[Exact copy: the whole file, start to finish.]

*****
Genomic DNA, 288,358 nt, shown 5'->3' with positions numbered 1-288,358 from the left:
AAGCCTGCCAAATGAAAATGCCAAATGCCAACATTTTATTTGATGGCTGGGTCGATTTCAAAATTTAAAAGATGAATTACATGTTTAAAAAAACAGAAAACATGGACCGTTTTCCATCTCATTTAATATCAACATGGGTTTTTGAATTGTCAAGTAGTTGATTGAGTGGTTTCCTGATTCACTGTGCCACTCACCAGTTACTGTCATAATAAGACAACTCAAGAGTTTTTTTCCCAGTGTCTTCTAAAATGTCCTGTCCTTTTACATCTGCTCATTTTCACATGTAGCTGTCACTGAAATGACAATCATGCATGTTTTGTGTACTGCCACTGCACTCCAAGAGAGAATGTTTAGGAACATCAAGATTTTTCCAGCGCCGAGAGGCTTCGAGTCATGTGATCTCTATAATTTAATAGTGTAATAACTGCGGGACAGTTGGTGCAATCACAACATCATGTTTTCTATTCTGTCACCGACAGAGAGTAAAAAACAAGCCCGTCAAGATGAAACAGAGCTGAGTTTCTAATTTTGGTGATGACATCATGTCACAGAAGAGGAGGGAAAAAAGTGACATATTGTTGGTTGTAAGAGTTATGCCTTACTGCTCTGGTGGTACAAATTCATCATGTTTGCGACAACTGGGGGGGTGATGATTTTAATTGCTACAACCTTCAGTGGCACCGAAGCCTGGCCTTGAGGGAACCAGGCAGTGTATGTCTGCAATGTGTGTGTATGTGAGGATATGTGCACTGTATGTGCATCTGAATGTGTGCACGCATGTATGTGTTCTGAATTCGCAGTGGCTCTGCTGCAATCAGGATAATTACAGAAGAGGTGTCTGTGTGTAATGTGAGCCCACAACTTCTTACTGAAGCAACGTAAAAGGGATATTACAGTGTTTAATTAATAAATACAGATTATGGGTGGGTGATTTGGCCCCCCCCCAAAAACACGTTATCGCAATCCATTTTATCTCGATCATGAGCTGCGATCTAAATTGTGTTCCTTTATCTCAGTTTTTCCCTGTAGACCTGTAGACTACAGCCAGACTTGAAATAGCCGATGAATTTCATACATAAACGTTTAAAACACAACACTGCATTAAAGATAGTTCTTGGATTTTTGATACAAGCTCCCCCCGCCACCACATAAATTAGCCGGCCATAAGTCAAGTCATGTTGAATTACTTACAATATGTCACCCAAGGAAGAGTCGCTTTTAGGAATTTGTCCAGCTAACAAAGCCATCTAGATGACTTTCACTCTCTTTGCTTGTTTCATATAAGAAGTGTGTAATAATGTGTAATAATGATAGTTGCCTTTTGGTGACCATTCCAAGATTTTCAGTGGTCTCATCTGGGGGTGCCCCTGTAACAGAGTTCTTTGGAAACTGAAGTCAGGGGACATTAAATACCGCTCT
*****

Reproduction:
Genomic DNA, 288,358 nt, shown 5'->3' with positions numbered 1-288,358 from the left:
AAGCCTGCCAAATGAAAATGCCAAATGCCAACATTTTATTTGATGGCTGGGTCGATTTCAAAATTTAAAAGATGAATTACATGTTTAAAAAAACAGAAAACATGGACCGTTTTCCATCTCATTTAATATCAACATGGGTTTTTGAATTGTCAAGTAGTTGATTGAGTGGTTTCCTGATTCACTGTGCCACTCACCAGTTACTGTCATAATAAGACAACTCAAGAGTTTTTTTCCCAGTGTCTTCTAAAATGTCCTGTCCTTTTACATCTGCTCATTTTCACATGTAGCTGTCACTGAAATGACAATCATGCATGTTTTGTGTACTGCCACTGCACTCCAAGAGAGAATGTTTAGGAACATCAAGATTTTTCCAGCGCCGAGAGGCTTCGAGTCATGTGATCTCTATAATTTAATAGTGTAATAACTGCGGGACAGTTGGTGCAATCACAACATCATGTTTTCTATTCTGTCACCGACAGAGAGTAAAAAACAAGCCCGTCAAGATGAAACAGAGCTGAGTTTCTAATTTTGGTGATGACATCATGTCACAGAAGAGGAGGGAAAAAAGTGACATATTGTTGGTTGTAAGAGTTATGCCTTACTGCTCTGGTGGTACAAATTCATCATGTTTGCGACAACTGGGGGGGTGATGATTTTAATTGCTACAACCTTCAGTGGCACCGAAGCCTGGCCTTGAGGGAACCAGGCAGTGTATGTCTGCAATGTGTGTGTATGTGAGGATATGTGCACTGTATGTGCATCTGAATGTGTGCACGCATGTATGTGTTCTGAATTCGCAGTGGCTCTGCTGCAATCAGGATAATTACAGAAGAGGTGTCTGTGTGTAATGTGAGCCCACAACTTCTTACTGAAGCAACGTAAAAGGGATATTACAGTGTTTAATTAATAAATACAGATTATGGGTGGGTGATTTGGCCCCCCCCCAAAAACACGTTATCGCAATCCATTTTATCTCGATCATGAGCTGCGATCTAAATTGTGTTCCTTTATCTCAGTTTTTCCCTGTAGACCTGTAGACTACAGCCAGACTTGAAATAGCCGATGAATTTCATACATAAACGTTTAAAACACAACACTGCATTAAAGATAGTTCTTGGATTTTTGATACAAGCTCCCCCCGCCACCACATAAATTAGCCGGCCATAAGTCAAGTCATGTTGAATTACTTACAATATGTCACCCAAGGAAGAGTCGCTTTTAGGAATTTGTCCAGCTAACAAAGCCATCTAGATGACTTTCACTCTCTTTGCTTGTTTCATATAAGAAGTGTGTAATAATGTGTAATAATGATAGTTGCCTTTTGGTGACCATTCCAAGATTTTCAGTGGTCTCATCTGGGGGTGCCCCTGTAACAGAGTTCTTTGGAAACTGAAGTCAGGGGACATTAAATACCGCTCT